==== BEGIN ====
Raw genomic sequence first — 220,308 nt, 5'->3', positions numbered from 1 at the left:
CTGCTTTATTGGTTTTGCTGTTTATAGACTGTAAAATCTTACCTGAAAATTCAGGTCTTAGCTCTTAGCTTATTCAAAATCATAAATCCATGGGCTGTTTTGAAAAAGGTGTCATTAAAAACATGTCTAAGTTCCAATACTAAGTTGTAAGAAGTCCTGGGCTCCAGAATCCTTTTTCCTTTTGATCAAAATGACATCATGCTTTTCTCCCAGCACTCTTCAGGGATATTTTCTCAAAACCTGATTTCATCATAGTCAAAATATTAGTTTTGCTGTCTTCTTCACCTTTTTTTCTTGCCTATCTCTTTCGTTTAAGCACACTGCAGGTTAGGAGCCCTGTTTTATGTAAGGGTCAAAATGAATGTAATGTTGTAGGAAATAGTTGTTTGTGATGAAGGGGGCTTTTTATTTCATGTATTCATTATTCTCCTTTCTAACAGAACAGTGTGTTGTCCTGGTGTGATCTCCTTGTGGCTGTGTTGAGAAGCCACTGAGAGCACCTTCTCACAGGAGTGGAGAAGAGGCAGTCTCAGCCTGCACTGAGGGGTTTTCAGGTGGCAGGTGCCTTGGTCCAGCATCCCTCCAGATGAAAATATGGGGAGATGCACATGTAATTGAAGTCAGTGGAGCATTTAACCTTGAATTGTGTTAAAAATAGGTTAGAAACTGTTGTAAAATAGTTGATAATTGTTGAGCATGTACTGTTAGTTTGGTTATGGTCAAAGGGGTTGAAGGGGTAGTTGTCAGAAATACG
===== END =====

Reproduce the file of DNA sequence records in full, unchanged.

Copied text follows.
Raw genomic sequence first — 220,308 nt, 5'->3', positions numbered from 1 at the left:
CTGCTTTATTGGTTTTGCTGTTTATAGACTGTAAAATCTTACCTGAAAATTCAGGTCTTAGCTCTTAGCTTATTCAAAATCATAAATCCATGGGCTGTTTTGAAAAAGGTGTCATTAAAAACATGTCTAAGTTCCAATACTAAGTTGTAAGAAGTCCTGGGCTCCAGAATCCTTTTTCCTTTTGATCAAAATGACATCATGCTTTTCTCCCAGCACTCTTCAGGGATATTTTCTCAAAACCTGATTTCATCATAGTCAAAATATTAGTTTTGCTGTCTTCTTCACCTTTTTTTCTTGCCTATCTCTTTCGTTTAAGCACACTGCAGGTTAGGAGCCCTGTTTTATGTAAGGGTCAAAATGAATGTAATGTTGTAGGAAATAGTTGTTTGTGATGAAGGGGGCTTTTTATTTCATGTATTCATTATTCTCCTTTCTAACAGAACAGTGTGTTGTCCTGGTGTGATCTCCTTGTGGCTGTGTTGAGAAGCCACTGAGAGCACCTTCTCACAGGAGTGGAGAAGAGGCAGTCTCAGCCTGCACTGAGGGGTTTTCAGGTGGCAGGTGCCTTGGTCCAGCATCCCTCCAGATGAAAATATGGGGAGATGCACATGTAATTGAAGTCAGTGGAGCATTTAACCTTGAATTGTGTTAAAAATAGGTTAGAAACTGTTGTAAAATAGTTGATAATTGTTGAGCATGTACTGTTAGTTTGGTTATGGTCAAAGGGGTTGAAGGGGTAGTTGTCAGAAATACG